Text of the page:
Low carb & keto
for clinicians


1. Introduction

Are you a clinician curious about how low-carb nutrition can help your patients? Look no further. Or maybe you’re a clinician who has heard about low-carb nutrition, but some outlandish claims have given you a reason to doubt its scientific foundations. We sympathize with that perspective too.

Our main goal at Diet Doctor is to make low-carb diets simple for people who could benefit from them and to do so in the most trustworthy and reliable manner possible.

About Diet Doctor

This includes making it easy for clinicians to learn about low-carb diets. Carbohydrate reduction expands the options clinicians can offer patients. As these show, many individuals find low carb to be a life-changing discovery.

But there’s another important change that can occur: Not only can low carb transform patients’ lives, it can transform your clinical practice. Rising rates of metabolic diseases have highlighted just how ineffective our tools for dealing with these conditions are.1 Some clinicians are frustrated with constantly juggling risk factors, medications, and side effects for patients with chronic disease.

We think all clinicians would like to see their patients become healthier. They’d like to remove medications instead of always adding them. have been able to do just that. As a result, they’ve found more enjoyment, satisfaction, and patient engagement in their daily work.

We can help that happen for you too, by giving you the tools to assist patients in working to reverse, rather than just manage, chronic conditions like obesity, type 2 diabetes, and metabolic syndrome.2


2. Misconceptions about low-carb and keto diets

We also understand if you are not yet sold on the idea that low-carb diets can help your patients improve their health long-term.

If you are concerned about some of the things you’ve heard about these diets, we have a guide dedicated to helping you understand the long-term safety and effectiveness of therapeutic carbohydrate reduction.

nurse and doctor holding health food

The guide for doctors skeptical of low carb

This guide will help explain the science surrounding low-carb diets. If you are a healthcare practitioner, this guide will hopefully help you reexamine the risk/benefit balance of low-carb diets.

3. The science behind low-carb and keto diets

We know busy clinicians may find it hard to keep up with the emerging literature on a topic. To help you become familiar with evidence supporting carbohydrate reduction as an intervention for a number of conditions, we have a guide to the science of therapeutic carbohydrate reduction.

While carbohydrate reduction is not a “cure-all” and there are many conditions for which no proof of benefit exists, studies have shown carbohydrate reduction can help improve these common conditions:


4. Tools for low-carb clinical care

At Diet Doctor, we know clinicians must be comfortable with the effectiveness, safety, and science supporting low-carb before using it with their patients. We also understand many clinicians may not have time to provide patients with detailed information about how to follow a low-carb lifestyle.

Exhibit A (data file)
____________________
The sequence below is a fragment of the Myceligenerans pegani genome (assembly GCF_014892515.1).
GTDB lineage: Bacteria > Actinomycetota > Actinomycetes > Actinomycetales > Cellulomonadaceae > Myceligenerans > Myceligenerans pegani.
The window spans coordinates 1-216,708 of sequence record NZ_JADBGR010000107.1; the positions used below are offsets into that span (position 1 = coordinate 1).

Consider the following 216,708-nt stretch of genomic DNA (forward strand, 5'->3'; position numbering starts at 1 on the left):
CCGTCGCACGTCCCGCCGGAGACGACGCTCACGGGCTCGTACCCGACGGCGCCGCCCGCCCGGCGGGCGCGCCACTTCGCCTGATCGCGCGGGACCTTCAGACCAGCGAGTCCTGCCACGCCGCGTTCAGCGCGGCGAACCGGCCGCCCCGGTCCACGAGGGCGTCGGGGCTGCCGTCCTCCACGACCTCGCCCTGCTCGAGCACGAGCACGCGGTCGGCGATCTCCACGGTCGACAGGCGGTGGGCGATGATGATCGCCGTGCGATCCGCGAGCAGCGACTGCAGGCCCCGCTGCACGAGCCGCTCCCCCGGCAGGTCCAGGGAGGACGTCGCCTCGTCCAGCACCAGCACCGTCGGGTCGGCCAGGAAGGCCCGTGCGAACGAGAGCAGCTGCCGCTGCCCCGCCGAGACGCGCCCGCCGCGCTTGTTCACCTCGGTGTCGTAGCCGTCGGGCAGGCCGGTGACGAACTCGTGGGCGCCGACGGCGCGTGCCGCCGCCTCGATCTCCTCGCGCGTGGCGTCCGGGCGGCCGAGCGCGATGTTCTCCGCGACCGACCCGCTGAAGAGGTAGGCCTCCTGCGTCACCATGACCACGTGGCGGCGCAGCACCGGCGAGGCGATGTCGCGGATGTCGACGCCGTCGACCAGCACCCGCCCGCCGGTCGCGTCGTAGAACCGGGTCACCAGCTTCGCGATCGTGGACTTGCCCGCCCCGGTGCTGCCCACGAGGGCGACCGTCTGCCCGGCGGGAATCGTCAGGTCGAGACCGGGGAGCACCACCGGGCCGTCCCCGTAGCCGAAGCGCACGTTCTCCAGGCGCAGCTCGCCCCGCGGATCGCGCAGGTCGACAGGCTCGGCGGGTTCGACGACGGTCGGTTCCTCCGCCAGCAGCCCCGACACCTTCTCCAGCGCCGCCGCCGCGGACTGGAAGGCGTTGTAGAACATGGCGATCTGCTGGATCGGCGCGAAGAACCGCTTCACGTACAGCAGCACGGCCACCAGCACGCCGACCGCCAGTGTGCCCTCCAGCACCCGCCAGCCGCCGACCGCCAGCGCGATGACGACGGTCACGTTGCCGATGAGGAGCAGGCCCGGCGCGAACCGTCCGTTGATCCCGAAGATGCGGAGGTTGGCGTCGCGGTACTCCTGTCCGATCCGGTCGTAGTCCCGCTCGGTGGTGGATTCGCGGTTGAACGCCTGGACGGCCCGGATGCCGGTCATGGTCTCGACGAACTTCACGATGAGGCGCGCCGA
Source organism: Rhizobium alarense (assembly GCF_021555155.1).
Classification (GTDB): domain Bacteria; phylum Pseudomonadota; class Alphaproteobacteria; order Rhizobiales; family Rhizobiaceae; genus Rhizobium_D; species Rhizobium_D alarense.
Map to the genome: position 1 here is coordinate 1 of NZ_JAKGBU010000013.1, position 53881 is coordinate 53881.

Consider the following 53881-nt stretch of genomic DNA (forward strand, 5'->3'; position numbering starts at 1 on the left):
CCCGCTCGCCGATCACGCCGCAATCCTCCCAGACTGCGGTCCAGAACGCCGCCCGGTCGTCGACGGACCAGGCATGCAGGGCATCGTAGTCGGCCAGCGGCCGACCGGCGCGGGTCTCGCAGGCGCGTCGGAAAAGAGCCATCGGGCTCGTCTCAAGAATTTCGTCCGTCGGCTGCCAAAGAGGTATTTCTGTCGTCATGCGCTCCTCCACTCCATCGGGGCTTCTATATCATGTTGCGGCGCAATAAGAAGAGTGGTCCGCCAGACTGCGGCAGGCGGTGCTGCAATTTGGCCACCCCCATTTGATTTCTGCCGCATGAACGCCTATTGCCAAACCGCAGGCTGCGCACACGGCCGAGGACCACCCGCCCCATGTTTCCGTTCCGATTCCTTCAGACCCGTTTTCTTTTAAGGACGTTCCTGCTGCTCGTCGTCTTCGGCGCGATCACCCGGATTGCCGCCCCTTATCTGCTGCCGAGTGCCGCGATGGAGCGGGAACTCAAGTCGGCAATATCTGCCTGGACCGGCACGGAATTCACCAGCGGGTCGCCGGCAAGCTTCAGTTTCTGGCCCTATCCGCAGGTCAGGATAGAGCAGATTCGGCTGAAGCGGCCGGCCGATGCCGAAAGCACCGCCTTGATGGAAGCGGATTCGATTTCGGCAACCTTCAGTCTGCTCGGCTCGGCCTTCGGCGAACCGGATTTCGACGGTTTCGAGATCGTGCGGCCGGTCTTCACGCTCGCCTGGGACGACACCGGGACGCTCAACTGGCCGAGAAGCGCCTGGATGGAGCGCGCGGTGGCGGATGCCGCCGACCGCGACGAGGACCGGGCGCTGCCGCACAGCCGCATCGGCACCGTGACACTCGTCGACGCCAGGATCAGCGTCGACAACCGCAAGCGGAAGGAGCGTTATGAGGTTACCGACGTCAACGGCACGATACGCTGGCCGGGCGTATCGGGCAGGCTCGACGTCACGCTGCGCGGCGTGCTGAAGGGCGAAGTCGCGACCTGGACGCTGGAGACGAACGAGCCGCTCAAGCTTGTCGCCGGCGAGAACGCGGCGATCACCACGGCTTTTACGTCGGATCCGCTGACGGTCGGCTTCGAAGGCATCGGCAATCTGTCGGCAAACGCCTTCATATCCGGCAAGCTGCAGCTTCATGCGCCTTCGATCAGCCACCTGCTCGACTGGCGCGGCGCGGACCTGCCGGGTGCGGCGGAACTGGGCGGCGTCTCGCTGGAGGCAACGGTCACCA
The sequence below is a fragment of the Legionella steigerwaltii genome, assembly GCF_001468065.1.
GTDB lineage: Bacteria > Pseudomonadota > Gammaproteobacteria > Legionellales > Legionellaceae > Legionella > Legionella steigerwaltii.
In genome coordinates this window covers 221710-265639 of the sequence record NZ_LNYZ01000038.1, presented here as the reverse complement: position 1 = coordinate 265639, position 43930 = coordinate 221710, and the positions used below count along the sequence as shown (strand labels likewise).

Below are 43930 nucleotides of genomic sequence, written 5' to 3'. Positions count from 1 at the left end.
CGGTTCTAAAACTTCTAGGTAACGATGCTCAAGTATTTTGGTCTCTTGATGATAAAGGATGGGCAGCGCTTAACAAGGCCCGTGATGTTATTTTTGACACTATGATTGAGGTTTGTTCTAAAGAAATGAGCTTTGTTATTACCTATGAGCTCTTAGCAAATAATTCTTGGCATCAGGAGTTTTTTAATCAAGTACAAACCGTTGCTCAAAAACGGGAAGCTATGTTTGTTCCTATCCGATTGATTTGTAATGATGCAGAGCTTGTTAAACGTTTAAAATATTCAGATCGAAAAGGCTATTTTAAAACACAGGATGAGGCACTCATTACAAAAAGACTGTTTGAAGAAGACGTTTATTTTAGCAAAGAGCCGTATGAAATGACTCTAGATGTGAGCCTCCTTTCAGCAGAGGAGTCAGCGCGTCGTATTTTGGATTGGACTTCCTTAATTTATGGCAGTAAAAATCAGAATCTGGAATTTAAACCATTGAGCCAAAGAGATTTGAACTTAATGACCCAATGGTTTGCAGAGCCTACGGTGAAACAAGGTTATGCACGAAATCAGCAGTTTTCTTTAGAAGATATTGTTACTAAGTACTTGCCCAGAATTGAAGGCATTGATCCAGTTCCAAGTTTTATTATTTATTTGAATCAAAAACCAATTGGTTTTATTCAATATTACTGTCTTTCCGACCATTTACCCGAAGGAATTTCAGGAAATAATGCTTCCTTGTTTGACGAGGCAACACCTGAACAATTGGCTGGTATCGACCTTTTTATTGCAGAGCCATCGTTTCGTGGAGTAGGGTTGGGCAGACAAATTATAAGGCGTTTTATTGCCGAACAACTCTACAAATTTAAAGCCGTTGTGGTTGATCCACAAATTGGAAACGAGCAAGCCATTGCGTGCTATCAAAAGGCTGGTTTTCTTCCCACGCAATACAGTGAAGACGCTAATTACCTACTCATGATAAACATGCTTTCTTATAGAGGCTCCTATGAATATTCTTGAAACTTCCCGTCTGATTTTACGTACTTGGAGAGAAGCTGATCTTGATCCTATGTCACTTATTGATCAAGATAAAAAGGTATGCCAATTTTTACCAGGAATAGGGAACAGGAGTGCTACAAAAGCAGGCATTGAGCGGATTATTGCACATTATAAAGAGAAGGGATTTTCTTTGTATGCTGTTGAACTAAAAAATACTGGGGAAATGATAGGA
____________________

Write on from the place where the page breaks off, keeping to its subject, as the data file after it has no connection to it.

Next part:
No worries. We have all the tools you need to incorporate carbohydrate reduction in your practice, from a fully accredited CME course to and .

We encourage you to start with our free CME actvity, Treating metabolic syndrome, type 2 diabetes, and obesity with therapeutic carbohydrate restriction, and then explore other resources, such as our low carb for doctors video series.



5. Continuing medical education activity

The CME activity, Treating metabolic syndrome, type 2 diabetes, and obesity with therapeutic carbohydrate restriction, was designed by and for clinicians. This course provides clinicians with the information and tools they need to use therapeutic carbohydrate restriction with their patients and includes a comprehensive review of the science of carbohydrate restriction as an option for helping patients improve their health.

If you would like your colleagues or your own healthcare team to know about this course, you can use our CME informational flyer to print, email, link, or post on a bulletin board.

If you are a physician, physician’s assistant, nurse practitioner, registered nurse, or registered dietitian, you can apply for a certificate that indicates you’ve completed our CME course and meet the criteria specified by Diet Doctor regarding ethical and appropriate clinical practice.

You can also join our map by filling out this online form and sending a high-resolution head-shot photo to anne.mullens@dietdoctor.com.

After you finish the course, we encourage you to look around the rest of our website.


6. Low carb for doctors video series

In our low carb for doctors video series, Dr. David Unwin walks you through what you need to know to help your patients be successful following a low-carb or keto diet. Dr. Unwin is a family physician in the UK who has been treating patients with low-carb diets since 2012.

In 2016, he won the prestigious NHS Innovator of the Year award for his work with diabetes patients. Although aimed at doctors, other healthcare professionals can also learn more about low-carb care from Dr. Unwin’s experiences.


Low carb for doctors video course

This course will cover very practical tips for doctors, like how to effectively discuss the low-carb lifestyle with patients, how to handle medications, safety, patient motivation and much more.



7. Patient education resources

When it comes to helping your patients with recipes, meal plans, and practical tips for getting started and long-term maintenance, we have all the tools you need for providing low-carb care to patients who will benefit. These printable pdfs will educate patients on how to effectively adopt a low-carb lifestyle.

In addition, you can send your patients to DietDoctor.com to learn more. The most important resources on the site are freely available to everyone.



8. Clinician resources

These one-pagers condense key points from our CME course in one-page clinic reference tools.